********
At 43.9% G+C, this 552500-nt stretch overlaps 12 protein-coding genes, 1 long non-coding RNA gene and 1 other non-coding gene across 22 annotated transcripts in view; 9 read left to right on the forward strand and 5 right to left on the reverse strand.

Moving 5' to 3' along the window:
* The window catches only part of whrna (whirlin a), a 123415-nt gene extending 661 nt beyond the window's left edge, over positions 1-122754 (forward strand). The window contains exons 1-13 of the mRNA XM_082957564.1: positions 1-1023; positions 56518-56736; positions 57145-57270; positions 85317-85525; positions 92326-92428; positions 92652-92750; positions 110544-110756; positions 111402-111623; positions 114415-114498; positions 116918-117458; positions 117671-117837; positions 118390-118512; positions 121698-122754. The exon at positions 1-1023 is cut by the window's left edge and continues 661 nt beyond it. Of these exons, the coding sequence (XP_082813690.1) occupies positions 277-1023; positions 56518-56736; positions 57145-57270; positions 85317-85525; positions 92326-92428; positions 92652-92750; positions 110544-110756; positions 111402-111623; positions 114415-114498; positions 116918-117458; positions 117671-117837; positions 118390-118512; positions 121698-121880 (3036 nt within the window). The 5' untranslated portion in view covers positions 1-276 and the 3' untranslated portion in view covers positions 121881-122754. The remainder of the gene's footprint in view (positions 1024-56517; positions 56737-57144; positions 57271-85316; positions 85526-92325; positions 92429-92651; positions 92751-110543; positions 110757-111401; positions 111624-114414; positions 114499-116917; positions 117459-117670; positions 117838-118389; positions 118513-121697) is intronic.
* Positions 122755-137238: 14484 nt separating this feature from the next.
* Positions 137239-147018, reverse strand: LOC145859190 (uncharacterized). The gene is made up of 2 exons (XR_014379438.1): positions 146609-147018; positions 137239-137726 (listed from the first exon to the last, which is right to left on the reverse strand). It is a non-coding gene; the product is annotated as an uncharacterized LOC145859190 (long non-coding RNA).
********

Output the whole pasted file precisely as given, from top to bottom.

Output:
At 43.9% G+C, this 552500-nt stretch overlaps 12 protein-coding genes, 1 long non-coding RNA gene and 1 other non-coding gene across 22 annotated transcripts in view; 9 read left to right on the forward strand and 5 right to left on the reverse strand.

Moving 5' to 3' along the window:
* The window catches only part of whrna (whirlin a), a 123415-nt gene extending 661 nt beyond the window's left edge, over positions 1-122754 (forward strand). The window contains exons 1-13 of the mRNA XM_082957564.1: positions 1-1023; positions 56518-56736; positions 57145-57270; positions 85317-85525; positions 92326-92428; positions 92652-92750; positions 110544-110756; positions 111402-111623; positions 114415-114498; positions 116918-117458; positions 117671-117837; positions 118390-118512; positions 121698-122754. The exon at positions 1-1023 is cut by the window's left edge and continues 661 nt beyond it. Of these exons, the coding sequence (XP_082813690.1) occupies positions 277-1023; positions 56518-56736; positions 57145-57270; positions 85317-85525; positions 92326-92428; positions 92652-92750; positions 110544-110756; positions 111402-111623; positions 114415-114498; positions 116918-117458; positions 117671-117837; positions 118390-118512; positions 121698-121880 (3036 nt within the window). The 5' untranslated portion in view covers positions 1-276 and the 3' untranslated portion in view covers positions 121881-122754. The remainder of the gene's footprint in view (positions 1024-56517; positions 56737-57144; positions 57271-85316; positions 85526-92325; positions 92429-92651; positions 92751-110543; positions 110757-111401; positions 111624-114414; positions 114499-116917; positions 117459-117670; positions 117838-118389; positions 118513-121697) is intronic.
* Positions 122755-137238: 14484 nt separating this feature from the next.
* Positions 137239-147018, reverse strand: LOC145859190 (uncharacterized). The gene is made up of 2 exons (XR_014379438.1): positions 146609-147018; positions 137239-137726 (listed from the first exon to the last, which is right to left on the reverse strand). It is a non-coding gene; the product is annotated as an uncharacterized LOC145859190 (long non-coding RNA).